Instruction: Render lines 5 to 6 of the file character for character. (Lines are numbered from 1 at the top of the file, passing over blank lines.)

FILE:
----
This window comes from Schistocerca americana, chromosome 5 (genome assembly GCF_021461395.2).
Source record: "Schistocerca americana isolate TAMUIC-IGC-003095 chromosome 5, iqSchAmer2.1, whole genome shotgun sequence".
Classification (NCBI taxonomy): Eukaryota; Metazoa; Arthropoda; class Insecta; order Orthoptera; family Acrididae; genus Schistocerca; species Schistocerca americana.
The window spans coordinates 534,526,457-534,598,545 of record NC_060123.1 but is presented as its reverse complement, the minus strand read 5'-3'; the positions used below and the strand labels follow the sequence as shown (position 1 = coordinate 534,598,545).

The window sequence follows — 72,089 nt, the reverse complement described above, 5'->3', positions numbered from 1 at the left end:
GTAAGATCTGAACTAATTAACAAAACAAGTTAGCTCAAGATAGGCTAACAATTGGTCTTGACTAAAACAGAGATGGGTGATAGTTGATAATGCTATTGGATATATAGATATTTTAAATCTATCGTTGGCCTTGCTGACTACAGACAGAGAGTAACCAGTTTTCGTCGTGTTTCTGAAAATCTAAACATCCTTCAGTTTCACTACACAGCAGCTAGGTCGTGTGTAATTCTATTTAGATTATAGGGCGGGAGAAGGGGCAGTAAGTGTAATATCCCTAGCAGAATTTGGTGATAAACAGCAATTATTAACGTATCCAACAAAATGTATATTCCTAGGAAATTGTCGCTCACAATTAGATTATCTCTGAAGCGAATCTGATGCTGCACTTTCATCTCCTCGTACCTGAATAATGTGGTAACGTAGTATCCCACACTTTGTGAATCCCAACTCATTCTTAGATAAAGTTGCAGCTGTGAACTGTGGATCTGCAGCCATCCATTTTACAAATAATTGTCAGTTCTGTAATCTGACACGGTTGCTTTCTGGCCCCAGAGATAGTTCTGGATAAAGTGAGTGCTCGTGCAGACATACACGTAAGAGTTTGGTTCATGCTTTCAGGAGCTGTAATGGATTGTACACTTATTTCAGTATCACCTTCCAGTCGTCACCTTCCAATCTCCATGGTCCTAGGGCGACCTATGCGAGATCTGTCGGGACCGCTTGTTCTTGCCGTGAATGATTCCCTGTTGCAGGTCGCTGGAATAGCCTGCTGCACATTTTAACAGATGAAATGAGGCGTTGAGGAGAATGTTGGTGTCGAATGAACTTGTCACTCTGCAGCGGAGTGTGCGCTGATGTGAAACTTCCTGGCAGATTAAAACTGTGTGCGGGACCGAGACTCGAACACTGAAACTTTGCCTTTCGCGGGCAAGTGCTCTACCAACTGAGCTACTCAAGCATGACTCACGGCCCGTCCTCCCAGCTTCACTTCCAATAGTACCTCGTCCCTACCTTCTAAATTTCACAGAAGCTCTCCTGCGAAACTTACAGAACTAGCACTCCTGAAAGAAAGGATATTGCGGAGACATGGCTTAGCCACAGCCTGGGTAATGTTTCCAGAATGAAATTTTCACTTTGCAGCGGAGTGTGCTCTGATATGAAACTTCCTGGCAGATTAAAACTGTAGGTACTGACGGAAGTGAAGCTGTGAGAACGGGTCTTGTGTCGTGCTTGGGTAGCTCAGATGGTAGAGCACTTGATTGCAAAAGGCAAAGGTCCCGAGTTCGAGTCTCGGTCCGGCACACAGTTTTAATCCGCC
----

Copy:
The window sequence follows — 72,089 nt, the reverse complement described above, 5'->3', positions numbered from 1 at the left end:
GTAAGATCTGAACTAATTAACAAAACAAGTTAGCTCAAGATAGGCTAACAATTGGTCTTGACTAAAACAGAGATGGGTGATAGTTGATAATGCTATTGGATATATAGATATTTTAAATCTATCGTTGGCCTTGCTGACTACAGACAGAGAGTAACCAGTTTTCGTCGTGTTTCTGAAAATCTAAACATCCTTCAGTTTCACTACACAGCAGCTAGGTCGTGTGTAATTCTATTTAGATTATAGGGCGGGAGAAGGGGCAGTAAGTGTAATATCCCTAGCAGAATTTGGTGATAAACAGCAATTATTAACGTATCCAACAAAATGTATATTCCTAGGAAATTGTCGCTCACAATTAGATTATCTCTGAAGCGAATCTGATGCTGCACTTTCATCTCCTCGTACCTGAATAATGTGGTAACGTAGTATCCCACACTTTGTGAATCCCAACTCATTCTTAGATAAAGTTGCAGCTGTGAACTGTGGATCTGCAGCCATCCATTTTACAAATAATTGTCAGTTCTGTAATCTGACACGGTTGCTTTCTGGCCCCAGAGATAGTTCTGGATAAAGTGAGTGCTCGTGCAGACATACACGTAAGAGTTTGGTTCATGCTTTCAGGAGCTGTAATGGATTGTACACTTATTTCAGTATCACCTTCCAGTCGTCACCTTCCAATCTCCATGGTCCTAGGGCGACCTATGCGAGATCTGTCGGGACCGCTTGTTCTTGCCGTGAATGATTCCCTGTTGCAGGTCGCTGGAATAGCCTGCTGCACATTTTAACAGATGAAATGAGGCGTTGAGGAGAATGTTGGTGTCGAATGAACTTGTCACTCTGCAGCGGAGTGTGCGCTGATGTGAAACTTCCTGGCAGATTAAAACTGTGTGCGGGACCGAGACTCGAACACTGAAACTTTGCCTTTCGCGGGCAAGTGCTCTACCAACTGAGCTACTCAAGCATGACTCACGGCCCGTCCTCCCAGCTTCACTTCCAATAGTACCTCGTCCCTACCTTCTAAATTTCACAGAAGCTCTCCTGCGAAACTTACAGAACTAGCACTCCTGAAAGAAAGGATATTGCGGAGACATGGCTTAGCCACAGCCTGGGTAATGTTTCCAGAATGAAATTTTCACTTTGCAGCGGAGTGTGCTCTGATATGAAACTTCCTGGCAGATTAAAACTGTAGGTACTGACGGAAGTGAAGCTGTGAGAACGGGTCTTGTGTCGTGCTTGGGTAGCTCAGATGGTAGAGCACTTGATTGCAAAAGGCAAAGGTCCCGAGTTCGAGTCTCGGTCCGGCACACAGTTTTAATCCGCC